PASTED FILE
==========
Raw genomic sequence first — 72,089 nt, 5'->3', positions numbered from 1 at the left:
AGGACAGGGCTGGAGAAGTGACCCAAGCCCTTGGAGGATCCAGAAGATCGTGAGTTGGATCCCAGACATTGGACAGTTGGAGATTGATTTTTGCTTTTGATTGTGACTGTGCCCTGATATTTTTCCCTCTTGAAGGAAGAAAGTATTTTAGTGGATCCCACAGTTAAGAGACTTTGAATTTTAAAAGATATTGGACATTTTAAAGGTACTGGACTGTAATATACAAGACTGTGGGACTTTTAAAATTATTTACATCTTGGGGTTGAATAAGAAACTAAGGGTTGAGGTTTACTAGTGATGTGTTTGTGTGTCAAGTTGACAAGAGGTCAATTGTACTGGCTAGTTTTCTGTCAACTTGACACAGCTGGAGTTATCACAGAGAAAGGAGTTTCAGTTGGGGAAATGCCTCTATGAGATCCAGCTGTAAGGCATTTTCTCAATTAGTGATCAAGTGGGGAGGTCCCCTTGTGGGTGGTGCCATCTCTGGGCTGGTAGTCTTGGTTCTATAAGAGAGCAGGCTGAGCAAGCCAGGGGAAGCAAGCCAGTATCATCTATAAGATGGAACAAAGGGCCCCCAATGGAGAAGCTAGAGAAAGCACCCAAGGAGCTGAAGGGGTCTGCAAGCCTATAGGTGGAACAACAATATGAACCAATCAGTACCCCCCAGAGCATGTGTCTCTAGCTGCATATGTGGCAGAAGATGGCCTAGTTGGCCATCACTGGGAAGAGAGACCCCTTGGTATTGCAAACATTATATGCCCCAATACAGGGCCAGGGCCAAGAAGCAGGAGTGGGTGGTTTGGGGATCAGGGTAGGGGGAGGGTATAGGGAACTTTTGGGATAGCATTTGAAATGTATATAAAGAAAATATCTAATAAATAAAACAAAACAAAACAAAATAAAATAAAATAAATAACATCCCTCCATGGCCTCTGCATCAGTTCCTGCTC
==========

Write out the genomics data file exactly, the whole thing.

Raw genomic sequence first — 72,089 nt, 5'->3', positions numbered from 1 at the left:
AGGACAGGGCTGGAGAAGTGACCCAAGCCCTTGGAGGATCCAGAAGATCGTGAGTTGGATCCCAGACATTGGACAGTTGGAGATTGATTTTTGCTTTTGATTGTGACTGTGCCCTGATATTTTTCCCTCTTGAAGGAAGAAAGTATTTTAGTGGATCCCACAGTTAAGAGACTTTGAATTTTAAAAGATATTGGACATTTTAAAGGTACTGGACTGTAATATACAAGACTGTGGGACTTTTAAAATTATTTACATCTTGGGGTTGAATAAGAAACTAAGGGTTGAGGTTTACTAGTGATGTGTTTGTGTGTCAAGTTGACAAGAGGTCAATTGTACTGGCTAGTTTTCTGTCAACTTGACACAGCTGGAGTTATCACAGAGAAAGGAGTTTCAGTTGGGGAAATGCCTCTATGAGATCCAGCTGTAAGGCATTTTCTCAATTAGTGATCAAGTGGGGAGGTCCCCTTGTGGGTGGTGCCATCTCTGGGCTGGTAGTCTTGGTTCTATAAGAGAGCAGGCTGAGCAAGCCAGGGGAAGCAAGCCAGTATCATCTATAAGATGGAACAAAGGGCCCCCAATGGAGAAGCTAGAGAAAGCACCCAAGGAGCTGAAGGGGTCTGCAAGCCTATAGGTGGAACAACAATATGAACCAATCAGTACCCCCCAGAGCATGTGTCTCTAGCTGCATATGTGGCAGAAGATGGCCTAGTTGGCCATCACTGGGAAGAGAGACCCCTTGGTATTGCAAACATTATATGCCCCAATACAGGGCCAGGGCCAAGAAGCAGGAGTGGGTGGTTTGGGGATCAGGGTAGGGGGAGGGTATAGGGAACTTTTGGGATAGCATTTGAAATGTATATAAAGAAAATATCTAATAAATAAAACAAAACAAAACAAAATAAAATAAAATAAATAACATCCCTCCATGGCCTCTGCATCAGTTCCTGCTC